I’ve been waiting a while to get my reviews for Yukon Outfitter hammock gear published because I really wanted to give them some extended use. The reason? Over the past several months, Yukon Outfitter’s hammocks and tarps have been regular and popular features on discounts sites like Woot. The prices are unbeatable, but some people have questioned their quality. Are they just cheap “beginner” hammocks, or are they worthy competitors to the established brands like ENO, Grand Trunk, and Ticket to the Moon?
A little background on Yukon Outfitters
Yukon Outfitters has been in the outdoor gear market for some time, but has wanted to expand their hammock product line in recent years. Like some brands, they started off with some copy-cat designs, but they’ve had a keen interest in breaking out with their own distinctive products. In fact, they reached out to me this past year to do some pro-bono consulting on best practices, trends, and even to brainstorm ideas.
What’s unique about Yukon Outfitters is that they are not just a product reseller, they own and operate production facilities in both China and the USA. This allows them to have complete control over their production and supply chain, which allows them to be more competitive with quality and price. Their goal is to produce both high-quality and value-priced gear. I’ve been impressed with how the have taken my recommendations into practice, while balancing their internal goals of value and quality. This has led them to produce and use new fabrics, change their production patterns, and introduce new products.
One new product that I’ve been very impressed with is the Freedom Hammock, so named because it is their first made in the USA hammock.
Yukon Outfitters Freedom Ultralight Hammock
- Manufacturer: Yukon Outfitters, made in Tennessee, USA!
- MSRP: US$79.99
- MIL-SPEC nylon fabric
- DWR, water repellent finish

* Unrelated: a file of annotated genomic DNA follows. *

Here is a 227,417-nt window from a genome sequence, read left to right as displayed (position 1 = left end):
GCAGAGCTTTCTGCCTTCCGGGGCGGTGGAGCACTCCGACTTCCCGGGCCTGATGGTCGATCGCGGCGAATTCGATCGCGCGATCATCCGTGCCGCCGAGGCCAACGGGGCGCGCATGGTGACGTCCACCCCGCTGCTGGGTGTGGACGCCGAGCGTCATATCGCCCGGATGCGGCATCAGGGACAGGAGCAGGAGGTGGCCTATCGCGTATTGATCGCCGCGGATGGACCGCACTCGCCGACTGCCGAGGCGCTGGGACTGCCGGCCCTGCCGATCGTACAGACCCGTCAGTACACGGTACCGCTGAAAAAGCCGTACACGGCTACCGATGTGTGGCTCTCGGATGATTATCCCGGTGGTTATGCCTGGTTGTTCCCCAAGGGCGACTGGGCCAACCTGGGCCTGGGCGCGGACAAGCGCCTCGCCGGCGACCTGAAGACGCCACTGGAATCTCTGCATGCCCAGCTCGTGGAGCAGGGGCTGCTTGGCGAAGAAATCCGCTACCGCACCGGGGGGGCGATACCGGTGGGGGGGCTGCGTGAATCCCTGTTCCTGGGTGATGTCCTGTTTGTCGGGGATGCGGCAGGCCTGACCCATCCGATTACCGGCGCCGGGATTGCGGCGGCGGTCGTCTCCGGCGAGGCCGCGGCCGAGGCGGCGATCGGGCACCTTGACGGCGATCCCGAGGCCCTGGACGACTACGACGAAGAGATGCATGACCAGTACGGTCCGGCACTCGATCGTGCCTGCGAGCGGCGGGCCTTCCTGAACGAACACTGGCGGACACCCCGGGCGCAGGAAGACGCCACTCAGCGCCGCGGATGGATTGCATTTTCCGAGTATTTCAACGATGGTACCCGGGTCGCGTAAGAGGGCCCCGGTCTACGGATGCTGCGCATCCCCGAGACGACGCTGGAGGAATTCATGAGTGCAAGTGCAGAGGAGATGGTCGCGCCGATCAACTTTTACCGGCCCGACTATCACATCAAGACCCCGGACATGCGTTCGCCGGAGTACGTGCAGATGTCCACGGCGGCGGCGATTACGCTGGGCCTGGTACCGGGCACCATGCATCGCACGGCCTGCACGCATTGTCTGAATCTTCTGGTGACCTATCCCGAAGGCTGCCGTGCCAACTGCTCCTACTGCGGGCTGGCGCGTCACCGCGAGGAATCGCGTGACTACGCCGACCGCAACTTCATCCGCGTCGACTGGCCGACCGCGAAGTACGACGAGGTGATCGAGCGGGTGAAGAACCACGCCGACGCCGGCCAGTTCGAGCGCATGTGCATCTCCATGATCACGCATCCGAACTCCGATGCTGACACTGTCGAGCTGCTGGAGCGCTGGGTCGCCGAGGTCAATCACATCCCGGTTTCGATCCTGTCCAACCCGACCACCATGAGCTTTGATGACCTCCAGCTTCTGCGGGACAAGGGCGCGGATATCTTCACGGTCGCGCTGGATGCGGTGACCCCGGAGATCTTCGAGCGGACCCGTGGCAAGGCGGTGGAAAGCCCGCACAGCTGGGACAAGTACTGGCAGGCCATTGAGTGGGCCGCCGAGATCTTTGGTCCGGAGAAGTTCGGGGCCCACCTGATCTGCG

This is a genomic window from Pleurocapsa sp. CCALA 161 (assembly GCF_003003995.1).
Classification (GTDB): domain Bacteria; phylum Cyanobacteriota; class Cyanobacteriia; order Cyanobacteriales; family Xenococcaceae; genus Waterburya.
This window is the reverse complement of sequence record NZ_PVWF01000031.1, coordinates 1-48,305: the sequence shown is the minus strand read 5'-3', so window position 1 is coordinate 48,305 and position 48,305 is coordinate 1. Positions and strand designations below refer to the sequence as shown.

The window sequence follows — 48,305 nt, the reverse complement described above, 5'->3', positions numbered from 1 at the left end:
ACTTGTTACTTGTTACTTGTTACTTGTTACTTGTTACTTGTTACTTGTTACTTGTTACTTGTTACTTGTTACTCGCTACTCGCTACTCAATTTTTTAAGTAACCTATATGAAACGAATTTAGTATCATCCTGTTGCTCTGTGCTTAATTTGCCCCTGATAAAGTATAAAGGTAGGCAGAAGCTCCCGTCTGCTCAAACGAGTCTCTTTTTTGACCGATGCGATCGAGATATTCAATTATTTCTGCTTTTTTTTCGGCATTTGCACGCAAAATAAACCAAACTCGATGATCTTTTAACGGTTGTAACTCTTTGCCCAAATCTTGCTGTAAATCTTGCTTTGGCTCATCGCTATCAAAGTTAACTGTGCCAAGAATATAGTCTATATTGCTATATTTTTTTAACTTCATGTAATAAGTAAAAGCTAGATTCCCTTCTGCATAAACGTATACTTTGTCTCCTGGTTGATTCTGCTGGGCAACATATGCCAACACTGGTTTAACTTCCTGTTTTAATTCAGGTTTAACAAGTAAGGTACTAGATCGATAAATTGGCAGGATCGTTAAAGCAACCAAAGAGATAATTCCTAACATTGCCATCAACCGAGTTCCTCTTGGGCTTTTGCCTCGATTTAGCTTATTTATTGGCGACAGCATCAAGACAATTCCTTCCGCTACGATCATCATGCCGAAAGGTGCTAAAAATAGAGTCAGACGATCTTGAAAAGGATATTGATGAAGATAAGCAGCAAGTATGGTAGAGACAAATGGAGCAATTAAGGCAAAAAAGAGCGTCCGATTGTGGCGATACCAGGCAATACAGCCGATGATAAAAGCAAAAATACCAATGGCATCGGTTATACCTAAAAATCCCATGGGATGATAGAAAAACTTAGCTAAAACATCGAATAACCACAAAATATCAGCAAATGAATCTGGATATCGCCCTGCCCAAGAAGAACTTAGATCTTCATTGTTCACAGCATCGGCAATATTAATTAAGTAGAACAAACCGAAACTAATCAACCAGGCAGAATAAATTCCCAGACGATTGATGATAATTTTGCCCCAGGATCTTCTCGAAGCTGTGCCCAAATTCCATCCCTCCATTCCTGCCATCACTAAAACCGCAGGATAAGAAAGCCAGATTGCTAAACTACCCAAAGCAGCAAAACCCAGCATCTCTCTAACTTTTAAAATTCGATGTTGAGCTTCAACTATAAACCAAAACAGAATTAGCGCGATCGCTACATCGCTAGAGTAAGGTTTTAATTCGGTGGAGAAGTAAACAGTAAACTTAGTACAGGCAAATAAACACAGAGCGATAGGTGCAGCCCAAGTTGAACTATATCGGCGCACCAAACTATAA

- UN military grade woodland camouflage pattern
- Seamless design (one panel of fabric)
- Made in the USA
- 119×60 in (302×152 cm). Made with 1 panel of fabric
- 500 lbs (227 kg) rated weight capacity
- 15.5 oz (440 g)
The Freedom Hammock is among the first of many new hammocks from Yukon Outfitters that is completely produced in the USA. The fabric was custom designed from YO and has several interesting features: military-spec, high-tensile strength, DWR treatment, and a unique camouflage design. What I really like about the design is the single panel hammock body. Without the seams from multiple panels, there are no tight points and you can use the entirety of the hammock to lay in. The ends of the hammock are gathered together with sewn webbing loops, which reduces how much the sides curl into a ball at the end, which in turn relaxes the long sides and prevents the bucket seat phenomenon common with some hammock. This curling effect can promote shoulder strain and also make it harder to lay flat on the diagonal. Neither of these are issues withe the YO Freedom hammock.
The hammock is about as wide as you can go with a single panel design, and is about as long as most parachute nylon hammocks on the market, so it is within the range of most “Double” hammocks you’ll find.
The hammock comes with a stuff sack, sewn on one side.
Recommendations and Review
The Freedom Hammock was a bit of a surprise. I knew that YO was working on some new hammocks, but when the Freedom came out, it was a leap beyond what I was expecting. The fabric, in spite of its “mil-spec” description, is comfortable and soft. Much of this is due to the single-panel design, which is honestly one of my favorite features of any hammock as it vastly improves comfort and usability. It is a notable departure from the common parachute nylon hammocks on the market.
In general, camouflage fabrics tend to be more expensive than plain weave and colors. The YO Freedom hammock is no exception. It’s plain-weave cousins are much less expensive, but even then, the Freedom is aggressively priced for a hammock of its size, quality, low weight, and USA manufacture (as of this writing, the hammock was discounted to $40).
Quick Comparison Chart
To be fair, this chart is based on listed features found on the manufacturer’s website, not on my own measurements.
|YO Freedom v2 Ultralight||14.2 oz (403 g)||119×60 in (302×152 cm)||1||500 lbs (227 kg)||$79.99|
|ENO CamoNest XL||19 oz (538 g)||112×74 (284×188 cm)||3||400 lbs (181 kg)||$94.95|
|Grand Trunk Double||28 oz (538 g)||126×78 (320×198 cm)||3||400 lbs (181 kg)||$69.99|
Quality and Craftsmanship
Having used the Freedom on multiple trips, I can attest that it holds up to its description of durability. It is the highest quality you can expect for a recreational hammock, which rivals any of the other manufactured brands on the market. I can recommend it at the highest level.
Is the Freedom hammock a beginner hammock? Sure, but like any hammock, it could also be your everyday go-to hammock. It is true that we often equate low-cost with low-quality, but in this case, the tables are turned. The YO Freedom line with its made-in-the-USA production and high-quality manufacturing, it is a steal whether you find it discounted on Woot.com or at full MSRP direct from the manufacturer.